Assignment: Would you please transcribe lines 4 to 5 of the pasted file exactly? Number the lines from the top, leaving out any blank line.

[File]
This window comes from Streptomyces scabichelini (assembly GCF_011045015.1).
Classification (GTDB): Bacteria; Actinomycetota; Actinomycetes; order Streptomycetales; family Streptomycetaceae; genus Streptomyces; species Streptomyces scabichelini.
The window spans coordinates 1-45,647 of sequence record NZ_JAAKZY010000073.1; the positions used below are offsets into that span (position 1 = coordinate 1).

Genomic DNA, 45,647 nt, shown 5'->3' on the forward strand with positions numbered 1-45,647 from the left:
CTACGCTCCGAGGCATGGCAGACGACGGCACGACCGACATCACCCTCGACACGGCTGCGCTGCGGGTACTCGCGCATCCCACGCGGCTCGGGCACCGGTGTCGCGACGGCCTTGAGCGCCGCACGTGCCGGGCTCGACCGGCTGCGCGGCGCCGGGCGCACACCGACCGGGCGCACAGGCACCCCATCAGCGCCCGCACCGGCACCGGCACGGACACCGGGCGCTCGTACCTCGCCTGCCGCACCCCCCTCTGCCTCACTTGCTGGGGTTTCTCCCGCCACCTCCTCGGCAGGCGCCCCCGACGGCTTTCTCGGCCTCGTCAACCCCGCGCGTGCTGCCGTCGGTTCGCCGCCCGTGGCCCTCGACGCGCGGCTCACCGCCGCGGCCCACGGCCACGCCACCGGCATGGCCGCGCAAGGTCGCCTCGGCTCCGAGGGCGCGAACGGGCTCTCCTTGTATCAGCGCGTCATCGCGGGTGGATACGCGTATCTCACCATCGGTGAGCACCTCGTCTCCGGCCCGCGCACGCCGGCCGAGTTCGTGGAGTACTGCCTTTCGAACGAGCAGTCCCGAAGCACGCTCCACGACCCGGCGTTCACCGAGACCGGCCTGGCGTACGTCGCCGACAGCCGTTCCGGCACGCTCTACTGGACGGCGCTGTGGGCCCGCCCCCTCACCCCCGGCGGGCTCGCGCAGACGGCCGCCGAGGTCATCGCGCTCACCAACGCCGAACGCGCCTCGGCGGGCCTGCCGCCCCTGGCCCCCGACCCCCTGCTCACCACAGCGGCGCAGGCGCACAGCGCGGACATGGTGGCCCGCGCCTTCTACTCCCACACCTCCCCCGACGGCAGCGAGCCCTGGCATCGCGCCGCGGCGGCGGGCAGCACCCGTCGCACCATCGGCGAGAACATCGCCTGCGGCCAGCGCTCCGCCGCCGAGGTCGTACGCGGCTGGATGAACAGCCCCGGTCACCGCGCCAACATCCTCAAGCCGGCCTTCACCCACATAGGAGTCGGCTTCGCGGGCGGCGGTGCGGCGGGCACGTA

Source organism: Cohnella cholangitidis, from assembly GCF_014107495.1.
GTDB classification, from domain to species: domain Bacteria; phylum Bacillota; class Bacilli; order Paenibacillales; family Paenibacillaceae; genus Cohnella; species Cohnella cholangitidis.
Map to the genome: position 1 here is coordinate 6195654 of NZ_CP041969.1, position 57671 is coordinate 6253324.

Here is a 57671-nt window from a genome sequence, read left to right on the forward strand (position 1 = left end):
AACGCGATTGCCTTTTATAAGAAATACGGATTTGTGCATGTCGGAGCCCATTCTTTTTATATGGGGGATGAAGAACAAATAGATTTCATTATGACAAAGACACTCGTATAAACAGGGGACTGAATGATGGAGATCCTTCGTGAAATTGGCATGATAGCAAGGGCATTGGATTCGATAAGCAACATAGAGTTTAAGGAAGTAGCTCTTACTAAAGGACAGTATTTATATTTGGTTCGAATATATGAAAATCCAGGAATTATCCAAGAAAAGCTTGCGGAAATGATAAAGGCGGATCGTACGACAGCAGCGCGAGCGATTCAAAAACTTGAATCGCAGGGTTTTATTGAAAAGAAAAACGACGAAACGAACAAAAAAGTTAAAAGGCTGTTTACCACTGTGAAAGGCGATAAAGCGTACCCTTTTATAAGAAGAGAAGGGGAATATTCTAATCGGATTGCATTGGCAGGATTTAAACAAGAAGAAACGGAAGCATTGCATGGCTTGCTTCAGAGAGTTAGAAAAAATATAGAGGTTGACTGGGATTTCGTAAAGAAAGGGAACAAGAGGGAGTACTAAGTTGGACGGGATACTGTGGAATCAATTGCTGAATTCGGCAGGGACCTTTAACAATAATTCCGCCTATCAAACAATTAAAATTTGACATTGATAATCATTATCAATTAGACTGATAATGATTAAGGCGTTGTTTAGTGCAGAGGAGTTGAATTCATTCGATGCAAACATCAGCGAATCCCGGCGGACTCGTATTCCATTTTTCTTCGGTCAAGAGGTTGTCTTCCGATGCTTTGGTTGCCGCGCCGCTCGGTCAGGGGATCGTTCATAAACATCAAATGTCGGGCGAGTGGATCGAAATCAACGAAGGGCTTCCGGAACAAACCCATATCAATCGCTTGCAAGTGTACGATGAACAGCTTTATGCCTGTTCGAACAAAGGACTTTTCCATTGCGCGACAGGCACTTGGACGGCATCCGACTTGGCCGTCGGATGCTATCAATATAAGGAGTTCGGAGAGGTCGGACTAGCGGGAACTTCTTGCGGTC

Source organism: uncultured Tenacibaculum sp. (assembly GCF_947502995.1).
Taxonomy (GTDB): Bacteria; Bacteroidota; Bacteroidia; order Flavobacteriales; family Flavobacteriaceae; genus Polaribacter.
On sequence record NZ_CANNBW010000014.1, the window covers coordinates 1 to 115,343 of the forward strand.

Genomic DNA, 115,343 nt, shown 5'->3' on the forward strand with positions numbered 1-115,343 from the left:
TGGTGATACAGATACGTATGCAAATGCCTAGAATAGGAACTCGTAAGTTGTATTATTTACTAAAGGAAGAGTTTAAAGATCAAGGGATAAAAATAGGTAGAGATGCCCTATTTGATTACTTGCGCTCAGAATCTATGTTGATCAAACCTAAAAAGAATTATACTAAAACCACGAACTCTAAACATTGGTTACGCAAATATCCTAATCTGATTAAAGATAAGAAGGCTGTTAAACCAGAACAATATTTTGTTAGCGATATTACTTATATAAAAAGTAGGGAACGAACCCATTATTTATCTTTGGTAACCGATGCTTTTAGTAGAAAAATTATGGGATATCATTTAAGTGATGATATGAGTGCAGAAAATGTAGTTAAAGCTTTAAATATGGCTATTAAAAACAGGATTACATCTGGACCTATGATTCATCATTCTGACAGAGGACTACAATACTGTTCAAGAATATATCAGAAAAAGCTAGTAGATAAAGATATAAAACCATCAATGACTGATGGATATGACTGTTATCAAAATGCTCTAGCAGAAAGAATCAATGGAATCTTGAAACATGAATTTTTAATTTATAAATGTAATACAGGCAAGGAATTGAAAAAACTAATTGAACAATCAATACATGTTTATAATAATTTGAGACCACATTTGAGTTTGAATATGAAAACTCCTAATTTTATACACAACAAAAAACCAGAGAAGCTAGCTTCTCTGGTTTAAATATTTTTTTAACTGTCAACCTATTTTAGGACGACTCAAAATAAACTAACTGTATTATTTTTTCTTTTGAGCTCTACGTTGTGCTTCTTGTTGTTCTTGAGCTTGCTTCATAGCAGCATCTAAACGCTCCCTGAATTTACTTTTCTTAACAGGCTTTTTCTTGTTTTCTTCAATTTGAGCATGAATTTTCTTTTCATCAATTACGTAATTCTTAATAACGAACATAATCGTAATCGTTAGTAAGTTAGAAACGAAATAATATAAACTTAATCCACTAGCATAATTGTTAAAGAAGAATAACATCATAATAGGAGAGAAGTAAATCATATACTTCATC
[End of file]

Genomic DNA, 45,647 nt, shown 5'->3' on the forward strand with positions numbered 1-45,647 from the left:
CTACGCTCCGAGGCATGGCAGACGACGGCACGACCGACATCACCCTCGACACGGCTGCGCTGCGGGTACTCGCGCATCCCACGCGGCTCGGGCACCGGTGTCGCGACGGCCTTGAGCGCCGCACGTGCCGGGCTCGACCGGCTGCGCGGCGCCGGGCGCACACCGACCGGGCGCACAGGCACCCCATCAGCGCCCGCACCGGCACCGGCACGGACACCGGGCGCTCGTACCTCGCCTGCCGCACCCCCCTCTGCCTCACTTGCTGGGGTTTCTCCCGCCACCTCCTCGGCAGGCGCCCCCGACGGCTTTCTCGGCCTCGTCAACCCCGCGCGTGCTGCCGTCGGTTCGCCGCCCGTGGCCCTCGACGCGCGGCTCACCGCCGCGGCCCACGGCCACGCCACCGGCATGGCCGCGCAAGGTCGCCTCGGCTCCGAGGGCGCGAACGGGCTCTCCTTGTATCAGCGCGTCATCGCGGGTGGATACGCGTATCTCACCATCGGTGAGCACCTCGTCTCCGGCCCGCGCACGCCGGCCGAGTTCGTGGAGTACTGCCTTTCGAACGAGCAGTCCCGAAGCACGCTCCACGACCCGGCGTTCACCGAGACCGGCCTGGCGTACGTCGCCGACAGCCGTTCCGGCACGCTCTACTGGACGGCGCTGTGGGCCCGCCCCCTCACCCCCGGCGGGCTCGCGCAGACGGCCGCCGAGGTCATCGCGCTCACCAACGCCGAACGCGCCTCGGCGGGCCTGCCGCCCCTGGCCCCCGACCCCCTGCTCACCACAGCGGCGCAGGCGCACAGCGCGGACATGGTGGCCCGCGCCTTCTACTCCCACACCTCCCCCGACGGCAGCGAGCCCTGGCATCGCGCCGCGGCGGCGGGCAGCACCCGTCGCACCATCGGCGAGAACATCGCCTGCGGCCAGCGCTCCGCCGCCGAGGTCGTACGCGGCTGGATGAACAGCCCCGGTCACCGCGCCAACATCCTCAAGCCGGCCTTCACCCACATAGGAGTCGGCTTCGCGGGCGGCGGTGCGGCGGGCACGTA